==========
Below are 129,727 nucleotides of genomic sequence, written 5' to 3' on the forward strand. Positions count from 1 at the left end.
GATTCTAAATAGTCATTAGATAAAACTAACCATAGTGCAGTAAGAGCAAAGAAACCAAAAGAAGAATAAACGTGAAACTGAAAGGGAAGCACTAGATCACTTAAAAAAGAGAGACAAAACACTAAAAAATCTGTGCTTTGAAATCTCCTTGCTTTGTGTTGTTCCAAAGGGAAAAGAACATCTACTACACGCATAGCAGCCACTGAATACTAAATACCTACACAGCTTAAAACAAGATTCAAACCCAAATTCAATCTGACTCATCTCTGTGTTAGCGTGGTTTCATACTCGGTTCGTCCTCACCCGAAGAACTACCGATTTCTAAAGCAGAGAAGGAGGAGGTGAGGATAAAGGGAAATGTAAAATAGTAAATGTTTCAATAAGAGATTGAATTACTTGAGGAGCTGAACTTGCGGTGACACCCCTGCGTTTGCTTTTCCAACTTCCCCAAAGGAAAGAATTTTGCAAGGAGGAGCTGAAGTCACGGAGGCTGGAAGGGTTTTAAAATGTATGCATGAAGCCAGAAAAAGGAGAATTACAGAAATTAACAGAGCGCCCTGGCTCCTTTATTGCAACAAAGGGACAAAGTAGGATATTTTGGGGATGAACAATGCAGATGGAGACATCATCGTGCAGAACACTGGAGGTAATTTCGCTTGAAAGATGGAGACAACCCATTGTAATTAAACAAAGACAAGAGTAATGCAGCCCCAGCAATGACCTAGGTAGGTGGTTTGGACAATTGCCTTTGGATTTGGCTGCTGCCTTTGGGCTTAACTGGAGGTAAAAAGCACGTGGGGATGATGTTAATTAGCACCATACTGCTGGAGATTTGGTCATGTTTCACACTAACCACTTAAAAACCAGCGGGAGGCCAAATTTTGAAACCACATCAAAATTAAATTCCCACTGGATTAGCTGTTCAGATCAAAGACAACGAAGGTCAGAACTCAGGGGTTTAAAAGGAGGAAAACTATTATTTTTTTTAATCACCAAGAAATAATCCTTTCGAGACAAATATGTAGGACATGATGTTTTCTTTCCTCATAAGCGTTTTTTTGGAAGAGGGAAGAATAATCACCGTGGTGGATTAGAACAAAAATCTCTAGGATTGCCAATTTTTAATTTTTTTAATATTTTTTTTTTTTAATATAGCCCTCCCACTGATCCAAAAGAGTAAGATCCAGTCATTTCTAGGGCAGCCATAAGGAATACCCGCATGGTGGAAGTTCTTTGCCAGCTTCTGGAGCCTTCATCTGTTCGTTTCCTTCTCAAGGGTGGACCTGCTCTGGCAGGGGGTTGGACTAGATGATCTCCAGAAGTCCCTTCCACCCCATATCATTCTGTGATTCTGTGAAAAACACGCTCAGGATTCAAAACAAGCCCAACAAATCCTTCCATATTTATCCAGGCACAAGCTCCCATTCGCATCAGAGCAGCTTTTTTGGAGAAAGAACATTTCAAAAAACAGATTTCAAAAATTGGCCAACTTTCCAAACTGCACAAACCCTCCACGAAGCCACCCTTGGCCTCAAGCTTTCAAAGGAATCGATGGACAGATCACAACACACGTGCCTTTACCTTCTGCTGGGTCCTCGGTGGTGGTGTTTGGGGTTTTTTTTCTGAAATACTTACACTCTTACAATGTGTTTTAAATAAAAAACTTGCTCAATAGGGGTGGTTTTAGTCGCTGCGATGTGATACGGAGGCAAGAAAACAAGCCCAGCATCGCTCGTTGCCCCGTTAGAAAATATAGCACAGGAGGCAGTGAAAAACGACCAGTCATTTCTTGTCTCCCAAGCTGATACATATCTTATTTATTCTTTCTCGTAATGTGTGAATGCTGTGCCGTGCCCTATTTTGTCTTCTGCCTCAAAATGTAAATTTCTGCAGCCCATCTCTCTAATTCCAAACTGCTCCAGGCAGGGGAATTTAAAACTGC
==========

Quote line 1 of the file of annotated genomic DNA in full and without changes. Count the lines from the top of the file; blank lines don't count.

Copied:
Below are 129,727 nucleotides of genomic sequence, written 5' to 3' on the forward strand. Positions count from 1 at the left end.